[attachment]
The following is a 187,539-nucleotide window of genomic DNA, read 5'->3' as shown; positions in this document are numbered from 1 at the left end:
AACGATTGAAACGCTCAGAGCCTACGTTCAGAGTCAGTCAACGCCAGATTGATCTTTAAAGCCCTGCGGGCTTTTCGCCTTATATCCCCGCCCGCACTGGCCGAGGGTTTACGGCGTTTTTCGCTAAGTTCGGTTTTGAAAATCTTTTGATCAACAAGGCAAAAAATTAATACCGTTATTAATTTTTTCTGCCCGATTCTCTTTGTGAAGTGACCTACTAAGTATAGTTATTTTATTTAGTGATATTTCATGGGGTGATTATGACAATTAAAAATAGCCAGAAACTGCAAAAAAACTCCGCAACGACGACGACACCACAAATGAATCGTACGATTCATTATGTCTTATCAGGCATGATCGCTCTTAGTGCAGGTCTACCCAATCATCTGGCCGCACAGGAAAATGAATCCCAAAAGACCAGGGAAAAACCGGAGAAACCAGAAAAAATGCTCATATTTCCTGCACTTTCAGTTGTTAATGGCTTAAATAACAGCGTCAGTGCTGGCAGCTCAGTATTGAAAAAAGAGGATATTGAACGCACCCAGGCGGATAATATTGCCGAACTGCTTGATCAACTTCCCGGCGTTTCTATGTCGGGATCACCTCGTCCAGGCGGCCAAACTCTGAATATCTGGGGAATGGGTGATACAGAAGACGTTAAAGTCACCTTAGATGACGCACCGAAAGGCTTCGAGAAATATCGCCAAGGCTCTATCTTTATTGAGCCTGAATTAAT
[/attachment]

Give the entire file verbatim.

The following is a 187,539-nucleotide window of genomic DNA, read 5'->3' as shown; positions in this document are numbered from 1 at the left end:
AACGATTGAAACGCTCAGAGCCTACGTTCAGAGTCAGTCAACGCCAGATTGATCTTTAAAGCCCTGCGGGCTTTTCGCCTTATATCCCCGCCCGCACTGGCCGAGGGTTTACGGCGTTTTTCGCTAAGTTCGGTTTTGAAAATCTTTTGATCAACAAGGCAAAAAATTAATACCGTTATTAATTTTTTCTGCCCGATTCTCTTTGTGAAGTGACCTACTAAGTATAGTTATTTTATTTAGTGATATTTCATGGGGTGATTATGACAATTAAAAATAGCCAGAAACTGCAAAAAAACTCCGCAACGACGACGACACCACAAATGAATCGTACGATTCATTATGTCTTATCAGGCATGATCGCTCTTAGTGCAGGTCTACCCAATCATCTGGCCGCACAGGAAAATGAATCCCAAAAGACCAGGGAAAAACCGGAGAAACCAGAAAAAATGCTCATATTTCCTGCACTTTCAGTTGTTAATGGCTTAAATAACAGCGTCAGTGCTGGCAGCTCAGTATTGAAAAAAGAGGATATTGAACGCACCCAGGCGGATAATATTGCCGAACTGCTTGATCAACTTCCCGGCGTTTCTATGTCGGGATCACCTCGTCCAGGCGGCCAAACTCTGAATATCTGGGGAATGGGTGATACAGAAGACGTTAAAGTCACCTTAGATGACGCACCGAAAGGCTTCGAGAAATATCGCCAAGGCTCTATCTTTATTGAGCCTGAATTAAT